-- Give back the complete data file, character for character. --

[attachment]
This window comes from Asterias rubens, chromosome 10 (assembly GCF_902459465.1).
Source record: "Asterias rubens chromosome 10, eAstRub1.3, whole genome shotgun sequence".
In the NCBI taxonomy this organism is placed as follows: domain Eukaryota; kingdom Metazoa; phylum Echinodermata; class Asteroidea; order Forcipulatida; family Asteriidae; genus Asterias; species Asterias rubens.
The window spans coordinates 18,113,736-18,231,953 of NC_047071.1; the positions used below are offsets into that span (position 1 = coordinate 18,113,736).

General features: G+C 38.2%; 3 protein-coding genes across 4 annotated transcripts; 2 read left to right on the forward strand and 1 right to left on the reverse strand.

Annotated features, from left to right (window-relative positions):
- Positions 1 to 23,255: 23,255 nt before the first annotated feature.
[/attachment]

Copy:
This window comes from Asterias rubens, chromosome 10 (assembly GCF_902459465.1).
Source record: "Asterias rubens chromosome 10, eAstRub1.3, whole genome shotgun sequence".
In the NCBI taxonomy this organism is placed as follows: domain Eukaryota; kingdom Metazoa; phylum Echinodermata; class Asteroidea; order Forcipulatida; family Asteriidae; genus Asterias; species Asterias rubens.
The window spans coordinates 18,113,736-18,231,953 of NC_047071.1; the positions used below are offsets into that span (position 1 = coordinate 18,113,736).

General features: G+C 38.2%; 3 protein-coding genes across 4 annotated transcripts; 2 read left to right on the forward strand and 1 right to left on the reverse strand.

Annotated features, from left to right (window-relative positions):
- Positions 1 to 23,255: 23,255 nt before the first annotated feature.